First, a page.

We looked at UAnimInstance before, have you gone senile !
Last time we looked at UAnimInstance was in the context of using it to access montage controls to give us finer control over our animation playback. This time we are going to move the Event Graph definition from a blue print driven anim instance and migrate all that functionality into our own C++ class.
Why bother rolling our own ? Blueprints are easy !
We can certainly use blueprints for all this work but having low level c++ access gives us a lot of control over our animation settings.
For example if you want to extend your animation system to support Inverse Kinematics, it becomes much simpler to compress that logic via convenient c++ method definitions rather than having to draw out a spaghetti bowl full of blue print nodes that make it hard to debug and troubleshoot.
Let’s take a look at some of the methods involved in this process.
As you can see from our code, there is really not much to it.
Outside of overriding the methods you want to take control of the rest comes down how much or how little animation data you want to expose to the blueprint.
The only real major point of complication is to ensure that the pawn attached to this animation instance is correctly cast before you get at it’s details.
With your own anim instance you can now start compartmentalizing your complicated logic, handle various player types against different blend space behaviors and generally modify your animation to suit your game.
An Anim Notification or a UAnimNotifyis a way of assigning events to parts of our animation that will be triggered at specific times of the animation playback. UAnimNotifiesreally only have one notification event. It either fires or it doesn’t.
Why do I care ?
Well most games have various animations and each animation may trigger different effects depending on it’s life cycle.
For example if we want to play back a noise that a weapon makes as our character slices it through the air we may want to use an UAnimNotifyto trigger this event and then we can tie that event to the playback of our wooooshing sound.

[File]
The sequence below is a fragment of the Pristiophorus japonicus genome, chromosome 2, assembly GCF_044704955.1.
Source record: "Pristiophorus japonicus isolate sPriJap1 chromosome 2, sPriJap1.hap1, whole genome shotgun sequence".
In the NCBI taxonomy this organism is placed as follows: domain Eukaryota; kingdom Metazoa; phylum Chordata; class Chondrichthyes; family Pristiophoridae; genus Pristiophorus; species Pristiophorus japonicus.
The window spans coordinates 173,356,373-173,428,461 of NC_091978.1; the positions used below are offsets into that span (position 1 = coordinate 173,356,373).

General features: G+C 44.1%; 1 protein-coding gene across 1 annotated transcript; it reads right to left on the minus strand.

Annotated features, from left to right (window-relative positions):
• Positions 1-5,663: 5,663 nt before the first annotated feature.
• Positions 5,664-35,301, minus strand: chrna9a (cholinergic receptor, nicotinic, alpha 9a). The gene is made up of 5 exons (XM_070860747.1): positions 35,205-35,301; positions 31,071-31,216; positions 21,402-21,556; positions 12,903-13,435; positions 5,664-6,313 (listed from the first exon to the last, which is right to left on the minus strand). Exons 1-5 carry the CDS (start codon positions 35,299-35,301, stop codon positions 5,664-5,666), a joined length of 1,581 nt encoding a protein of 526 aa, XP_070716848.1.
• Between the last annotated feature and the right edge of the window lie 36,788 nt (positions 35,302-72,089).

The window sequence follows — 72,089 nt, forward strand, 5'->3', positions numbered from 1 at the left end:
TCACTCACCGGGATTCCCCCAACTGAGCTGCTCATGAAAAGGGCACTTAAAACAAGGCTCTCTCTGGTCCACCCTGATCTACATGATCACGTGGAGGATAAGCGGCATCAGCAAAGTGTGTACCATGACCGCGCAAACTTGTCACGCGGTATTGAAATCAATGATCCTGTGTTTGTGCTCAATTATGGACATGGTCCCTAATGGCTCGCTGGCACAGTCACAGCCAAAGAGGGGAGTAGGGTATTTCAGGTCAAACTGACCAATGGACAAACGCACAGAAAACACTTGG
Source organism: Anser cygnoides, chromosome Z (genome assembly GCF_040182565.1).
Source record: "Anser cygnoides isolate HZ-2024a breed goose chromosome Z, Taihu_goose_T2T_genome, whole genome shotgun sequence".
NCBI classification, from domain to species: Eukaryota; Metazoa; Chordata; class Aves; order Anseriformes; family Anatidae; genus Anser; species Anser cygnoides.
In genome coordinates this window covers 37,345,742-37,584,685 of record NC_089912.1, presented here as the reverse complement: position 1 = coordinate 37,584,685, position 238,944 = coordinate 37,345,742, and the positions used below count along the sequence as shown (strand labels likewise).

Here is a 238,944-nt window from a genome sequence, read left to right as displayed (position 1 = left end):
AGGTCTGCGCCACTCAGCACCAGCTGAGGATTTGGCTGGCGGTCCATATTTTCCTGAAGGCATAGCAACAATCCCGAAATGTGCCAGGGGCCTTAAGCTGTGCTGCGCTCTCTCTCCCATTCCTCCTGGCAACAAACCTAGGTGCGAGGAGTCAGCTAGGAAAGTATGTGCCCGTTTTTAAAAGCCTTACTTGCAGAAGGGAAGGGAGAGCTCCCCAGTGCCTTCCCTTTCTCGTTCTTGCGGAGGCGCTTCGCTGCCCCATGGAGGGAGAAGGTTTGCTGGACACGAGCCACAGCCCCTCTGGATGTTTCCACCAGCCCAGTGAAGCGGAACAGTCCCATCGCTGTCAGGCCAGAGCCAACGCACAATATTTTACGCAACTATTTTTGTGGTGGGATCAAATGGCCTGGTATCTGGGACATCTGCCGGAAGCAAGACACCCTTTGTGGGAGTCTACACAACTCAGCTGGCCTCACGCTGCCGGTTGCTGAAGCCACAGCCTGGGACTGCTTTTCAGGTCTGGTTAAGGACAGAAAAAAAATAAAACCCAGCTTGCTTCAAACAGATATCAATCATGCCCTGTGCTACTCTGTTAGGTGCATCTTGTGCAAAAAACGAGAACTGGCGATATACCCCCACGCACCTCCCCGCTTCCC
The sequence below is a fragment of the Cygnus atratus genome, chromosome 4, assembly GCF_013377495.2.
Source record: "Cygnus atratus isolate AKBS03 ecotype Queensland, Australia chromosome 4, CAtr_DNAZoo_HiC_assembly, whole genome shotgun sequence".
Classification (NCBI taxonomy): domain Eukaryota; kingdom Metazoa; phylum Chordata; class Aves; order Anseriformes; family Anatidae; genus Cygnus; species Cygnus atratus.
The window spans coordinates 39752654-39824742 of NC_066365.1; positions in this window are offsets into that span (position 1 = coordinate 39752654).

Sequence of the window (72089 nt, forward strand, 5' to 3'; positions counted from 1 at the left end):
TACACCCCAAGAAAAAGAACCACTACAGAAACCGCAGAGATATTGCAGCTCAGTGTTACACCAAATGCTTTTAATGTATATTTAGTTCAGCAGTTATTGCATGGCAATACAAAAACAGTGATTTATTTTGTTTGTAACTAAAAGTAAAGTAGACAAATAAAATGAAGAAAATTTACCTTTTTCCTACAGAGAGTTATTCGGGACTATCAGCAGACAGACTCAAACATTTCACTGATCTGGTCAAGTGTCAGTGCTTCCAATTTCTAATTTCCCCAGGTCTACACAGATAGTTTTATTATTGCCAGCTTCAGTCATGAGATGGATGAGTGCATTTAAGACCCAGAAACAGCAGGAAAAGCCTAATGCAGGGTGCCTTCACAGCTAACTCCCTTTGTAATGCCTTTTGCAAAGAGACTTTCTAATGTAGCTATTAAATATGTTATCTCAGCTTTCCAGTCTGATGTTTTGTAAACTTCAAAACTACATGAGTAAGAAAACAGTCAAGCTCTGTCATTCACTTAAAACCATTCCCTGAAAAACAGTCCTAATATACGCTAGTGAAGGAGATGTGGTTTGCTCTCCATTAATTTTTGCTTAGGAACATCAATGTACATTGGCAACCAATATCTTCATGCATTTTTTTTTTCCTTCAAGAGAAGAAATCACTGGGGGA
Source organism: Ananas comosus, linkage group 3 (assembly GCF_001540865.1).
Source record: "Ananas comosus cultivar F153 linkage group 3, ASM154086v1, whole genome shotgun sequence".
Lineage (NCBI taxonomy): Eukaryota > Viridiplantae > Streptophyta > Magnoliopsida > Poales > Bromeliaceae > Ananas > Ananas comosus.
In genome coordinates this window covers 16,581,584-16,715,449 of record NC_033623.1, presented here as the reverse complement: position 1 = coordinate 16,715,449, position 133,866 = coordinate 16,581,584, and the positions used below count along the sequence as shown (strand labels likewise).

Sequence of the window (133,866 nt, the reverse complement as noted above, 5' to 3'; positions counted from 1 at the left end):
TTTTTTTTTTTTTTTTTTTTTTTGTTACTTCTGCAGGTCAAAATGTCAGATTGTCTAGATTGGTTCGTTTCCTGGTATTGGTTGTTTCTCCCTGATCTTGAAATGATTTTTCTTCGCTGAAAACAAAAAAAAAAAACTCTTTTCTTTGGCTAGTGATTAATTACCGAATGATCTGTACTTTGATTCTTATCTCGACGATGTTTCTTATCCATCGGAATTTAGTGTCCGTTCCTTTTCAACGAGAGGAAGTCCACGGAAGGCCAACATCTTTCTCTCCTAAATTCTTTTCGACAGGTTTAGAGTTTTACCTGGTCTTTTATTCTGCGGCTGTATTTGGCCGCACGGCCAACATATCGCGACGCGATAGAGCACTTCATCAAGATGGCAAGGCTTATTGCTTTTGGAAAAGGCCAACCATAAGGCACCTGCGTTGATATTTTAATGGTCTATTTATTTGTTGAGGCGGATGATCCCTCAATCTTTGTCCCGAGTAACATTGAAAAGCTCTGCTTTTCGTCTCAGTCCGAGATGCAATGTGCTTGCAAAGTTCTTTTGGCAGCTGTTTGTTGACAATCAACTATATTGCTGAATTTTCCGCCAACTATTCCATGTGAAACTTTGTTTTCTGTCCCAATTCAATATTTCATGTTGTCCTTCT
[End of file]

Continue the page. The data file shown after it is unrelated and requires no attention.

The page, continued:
We can also use notification events to trigger special effects, events in the game, UI updates, whatever you can imagine you can tie into this execution.
Ok smart guy what about Anim Notify States ?
Anim Notify States or UAnimNotifyStateare almost identical to our Anim Notifies except for one difference and that is that Anim Notify States come with three events:
This even is fired once when the notification is first triggered.
This event fires continuously every tick, during the execution of an UAnimNotifyState.
This even fires once at the end of the UAnimNotifyStateexecution.
Alright so we have these magical events, how do we code them ?
First let’s take a look at a UAnimNotify
class UE4FUNDAMENTALS03_API UPunchThrowAnimNotify : public UAnimNotify
virtual void Notify(USkeletalMeshComponent* MeshComp, UAnimSequenceBase* Animation) override;
// SOURCE CPP
void UPunchThrowAnimNotify::Notify(USkeletalMeshComponent* MeshComp, UAnimSequenceBase* Animation)
// print method name to screen
GEngine->AddOnScreenDebugMessage(-1, 4.5f, FColor::Purple, __FUNCTION__);
So, as you can see, by inheriting from UAnimNotifywe are able to overwrite the “Notify” method and then print some stuff to the screen.
Cool ! Now show me how to tie those events into my game.
Well the majority of that is covered in the video but if you are curious this is what the events look like when you add them to the animations.
The way we added these notifications was by going to the bottom part of the animation montage labeled “Notifications”.
Then by Right Clicking we were able to pick our notifications.
This was all done from the Melee animation montage.
POINT OF NOTE:
UAnimNotifyand UAnimNotifyStatescan be added to single animations as well as animation montages. Which gives you a lot of freedom as to where and how you want these events to be triggered.
So there we go guys, with just a few lines of code and a bit of clicking we have notifications coming out of our animations and into our game.
If you would like to learn a little bit more about these various topics, check out the following links:
Today we are going to pick up where we left off last time with our Player Character and we are going to introduce collisions.
Now to get our collisions working we are going to jump into a few topics like:
Mesh Sockets – 1:45 – these sockets will allow us to attach our Box Components to parts of our fists during the firing of our animations
Box Components – 6:25 – these small collision boxes will allow us to apply specific collision profiles at run-time in order to trigger the interaction with our target
Animation Notify States – 31:15 – these are notifications that will fire during the course of our animation playback and trigger specific events on our player character. In our case we are simply going to enable the collisions on our collision boxes.